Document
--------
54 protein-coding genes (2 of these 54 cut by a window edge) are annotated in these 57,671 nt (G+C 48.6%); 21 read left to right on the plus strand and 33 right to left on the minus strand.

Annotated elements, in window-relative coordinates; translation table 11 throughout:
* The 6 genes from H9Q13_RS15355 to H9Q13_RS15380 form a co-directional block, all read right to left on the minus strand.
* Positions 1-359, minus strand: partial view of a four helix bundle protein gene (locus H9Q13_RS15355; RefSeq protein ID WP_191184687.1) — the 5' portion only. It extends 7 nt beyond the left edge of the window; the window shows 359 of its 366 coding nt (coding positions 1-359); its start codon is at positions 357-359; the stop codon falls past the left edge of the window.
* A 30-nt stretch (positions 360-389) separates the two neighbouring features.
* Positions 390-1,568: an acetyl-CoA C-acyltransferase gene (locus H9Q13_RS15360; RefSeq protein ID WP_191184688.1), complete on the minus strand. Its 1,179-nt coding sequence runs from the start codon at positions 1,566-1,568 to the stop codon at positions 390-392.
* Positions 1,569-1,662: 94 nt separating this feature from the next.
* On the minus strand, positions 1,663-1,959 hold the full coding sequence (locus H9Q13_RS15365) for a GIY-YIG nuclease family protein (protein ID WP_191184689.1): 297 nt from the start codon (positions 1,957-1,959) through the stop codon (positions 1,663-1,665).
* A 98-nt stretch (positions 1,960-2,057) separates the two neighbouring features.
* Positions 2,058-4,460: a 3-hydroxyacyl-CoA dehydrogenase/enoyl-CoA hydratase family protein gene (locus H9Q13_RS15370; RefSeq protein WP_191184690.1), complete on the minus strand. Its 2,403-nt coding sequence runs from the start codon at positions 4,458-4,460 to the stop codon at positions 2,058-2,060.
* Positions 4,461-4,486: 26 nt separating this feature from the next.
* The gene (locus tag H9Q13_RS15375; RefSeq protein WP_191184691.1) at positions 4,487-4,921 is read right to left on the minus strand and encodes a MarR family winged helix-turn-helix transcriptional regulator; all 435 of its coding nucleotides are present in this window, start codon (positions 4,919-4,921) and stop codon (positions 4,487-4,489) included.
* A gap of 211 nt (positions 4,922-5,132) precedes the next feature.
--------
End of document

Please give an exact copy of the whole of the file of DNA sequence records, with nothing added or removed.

54 protein-coding genes (2 of these 54 cut by a window edge) are annotated in these 57,671 nt (G+C 48.6%); 21 read left to right on the plus strand and 33 right to left on the minus strand.

Annotated elements, in window-relative coordinates; translation table 11 throughout:
* The 6 genes from H9Q13_RS15355 to H9Q13_RS15380 form a co-directional block, all read right to left on the minus strand.
* Positions 1-359, minus strand: partial view of a four helix bundle protein gene (locus H9Q13_RS15355; RefSeq protein ID WP_191184687.1) — the 5' portion only. It extends 7 nt beyond the left edge of the window; the window shows 359 of its 366 coding nt (coding positions 1-359); its start codon is at positions 357-359; the stop codon falls past the left edge of the window.
* A 30-nt stretch (positions 360-389) separates the two neighbouring features.
* Positions 390-1,568: an acetyl-CoA C-acyltransferase gene (locus H9Q13_RS15360; RefSeq protein ID WP_191184688.1), complete on the minus strand. Its 1,179-nt coding sequence runs from the start codon at positions 1,566-1,568 to the stop codon at positions 390-392.
* Positions 1,569-1,662: 94 nt separating this feature from the next.
* On the minus strand, positions 1,663-1,959 hold the full coding sequence (locus H9Q13_RS15365) for a GIY-YIG nuclease family protein (protein ID WP_191184689.1): 297 nt from the start codon (positions 1,957-1,959) through the stop codon (positions 1,663-1,665).
* A 98-nt stretch (positions 1,960-2,057) separates the two neighbouring features.
* Positions 2,058-4,460: a 3-hydroxyacyl-CoA dehydrogenase/enoyl-CoA hydratase family protein gene (locus H9Q13_RS15370; RefSeq protein WP_191184690.1), complete on the minus strand. Its 2,403-nt coding sequence runs from the start codon at positions 4,458-4,460 to the stop codon at positions 2,058-2,060.
* Positions 4,461-4,486: 26 nt separating this feature from the next.
* The gene (locus tag H9Q13_RS15375; RefSeq protein WP_191184691.1) at positions 4,487-4,921 is read right to left on the minus strand and encodes a MarR family winged helix-turn-helix transcriptional regulator; all 435 of its coding nucleotides are present in this window, start codon (positions 4,919-4,921) and stop codon (positions 4,487-4,489) included.
* A gap of 211 nt (positions 4,922-5,132) precedes the next feature.